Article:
Hawkwalk and Falconry Experience Days
If you’ve every wondered what a falconer does, or been to a bird of prey centre and wanted to experience for yourself the magic of falconry, then David and Tracy Hughes at HawkWalk are the people to visit. Their hawkwalk and falconry experience days are second to none.
I visited them in their South Oxfordshire home, to experience a day of falconry, learning how the birds are trained, cared for and nurtured to provide a unique insight into a sport of the past which gives a chance to experience the countryside with a new pair of eyes.
If you’ve ever been disappointed in a falconry experience day because there’s so little opportunity for a real, hands-on experience, then Hawk Walk, set in a pretty South Oxfordshire village, is the place to go. I visited for the day, and found that I learnt not just about the birds themselves, but the experience gave me new eyes to see the countryside and the wildlife just a short walk from the highways and byways, yet miles from the run of the mill walks that I usually take.
The morning’s lesson – an informal session with coffee and a hand’s on session with one of the many birds that David keeps (Spook, the Snowy Owl, Squeek, the first of David’s birds, and Tiny, the Eagle Owl, amongst others) and instruction in how to tie a one-handed falconer’s knot (difficult, but not impossible), is followed by a delicious lunch at the local pub, The Bear at Home Inn.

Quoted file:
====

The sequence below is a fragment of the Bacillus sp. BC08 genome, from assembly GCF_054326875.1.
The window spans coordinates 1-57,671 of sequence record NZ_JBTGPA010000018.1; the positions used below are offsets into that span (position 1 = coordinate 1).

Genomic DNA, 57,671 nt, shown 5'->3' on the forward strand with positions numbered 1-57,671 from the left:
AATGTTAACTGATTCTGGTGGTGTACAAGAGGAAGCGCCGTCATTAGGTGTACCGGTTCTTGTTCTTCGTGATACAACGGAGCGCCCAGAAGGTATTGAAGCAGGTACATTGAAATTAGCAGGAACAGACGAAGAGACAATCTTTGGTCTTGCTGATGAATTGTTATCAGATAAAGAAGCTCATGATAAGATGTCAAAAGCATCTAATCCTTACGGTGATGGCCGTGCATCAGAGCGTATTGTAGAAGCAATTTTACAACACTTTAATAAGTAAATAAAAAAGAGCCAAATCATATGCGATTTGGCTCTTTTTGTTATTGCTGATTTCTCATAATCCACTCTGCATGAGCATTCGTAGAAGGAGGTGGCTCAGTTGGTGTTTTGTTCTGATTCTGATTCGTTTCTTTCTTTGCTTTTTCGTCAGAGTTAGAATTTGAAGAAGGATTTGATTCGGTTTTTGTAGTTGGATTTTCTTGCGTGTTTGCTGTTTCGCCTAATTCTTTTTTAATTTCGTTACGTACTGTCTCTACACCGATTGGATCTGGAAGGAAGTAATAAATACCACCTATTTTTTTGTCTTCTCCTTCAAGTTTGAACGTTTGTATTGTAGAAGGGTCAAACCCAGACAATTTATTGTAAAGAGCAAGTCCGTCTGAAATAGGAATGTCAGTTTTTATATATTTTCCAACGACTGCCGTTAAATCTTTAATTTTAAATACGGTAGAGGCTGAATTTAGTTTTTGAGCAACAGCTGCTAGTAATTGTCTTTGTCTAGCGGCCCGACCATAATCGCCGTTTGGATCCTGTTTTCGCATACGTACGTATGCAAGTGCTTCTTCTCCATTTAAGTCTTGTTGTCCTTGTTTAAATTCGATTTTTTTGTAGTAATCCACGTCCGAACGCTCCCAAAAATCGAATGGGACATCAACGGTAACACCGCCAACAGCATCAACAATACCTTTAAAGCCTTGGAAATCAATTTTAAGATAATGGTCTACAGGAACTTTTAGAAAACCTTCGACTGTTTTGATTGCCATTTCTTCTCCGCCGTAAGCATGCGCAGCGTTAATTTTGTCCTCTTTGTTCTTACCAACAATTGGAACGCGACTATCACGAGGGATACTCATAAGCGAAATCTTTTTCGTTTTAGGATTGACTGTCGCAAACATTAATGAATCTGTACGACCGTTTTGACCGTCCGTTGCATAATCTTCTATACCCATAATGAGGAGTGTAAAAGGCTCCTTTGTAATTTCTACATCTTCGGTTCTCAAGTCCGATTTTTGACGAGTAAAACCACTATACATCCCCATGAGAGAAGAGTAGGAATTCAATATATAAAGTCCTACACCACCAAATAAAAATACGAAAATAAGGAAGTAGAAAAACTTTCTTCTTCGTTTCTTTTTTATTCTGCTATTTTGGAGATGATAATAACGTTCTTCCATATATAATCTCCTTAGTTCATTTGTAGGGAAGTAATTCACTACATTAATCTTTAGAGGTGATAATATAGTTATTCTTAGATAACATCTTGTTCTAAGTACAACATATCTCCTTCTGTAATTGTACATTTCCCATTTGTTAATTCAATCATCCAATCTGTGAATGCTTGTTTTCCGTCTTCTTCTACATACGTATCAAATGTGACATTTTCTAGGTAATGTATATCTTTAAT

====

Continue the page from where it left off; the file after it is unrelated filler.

After lunch, I took charge of my own trained, hunting falcon, an experience which opened my eyes to the mind, habits and talents of these fine birds, and the extent to which they are trained. Allowed to fly free, they demonstrate their powerful flight, turn of speed and stunning wing-span. Sitting in the trees, waiting for prey, they are still and watchful, giving me the chance to really experience the countryside for the first time: the Harris Hawks determine the pace of the walk, and I was rewarded by a new view of the world, waiting for the movement of the hawk to indicate whether there was prey to be had, waiting for the intent stare that meant a strike in the offing, or, if there was no prey to be had, calling the birds to the fist and moving to the next clump of trees.
This is a day that stays in the memory: not just because the birds themselves are so beautiful, nor because it’s uniquely hands-on. It’s also because there is a link to the past: hawks and their hunting history are alive and well, and David gives his guests the chance to step back in time, see the world from a new perspective and get just a taste of the fascinating world of falconry.”
by Helen McLeod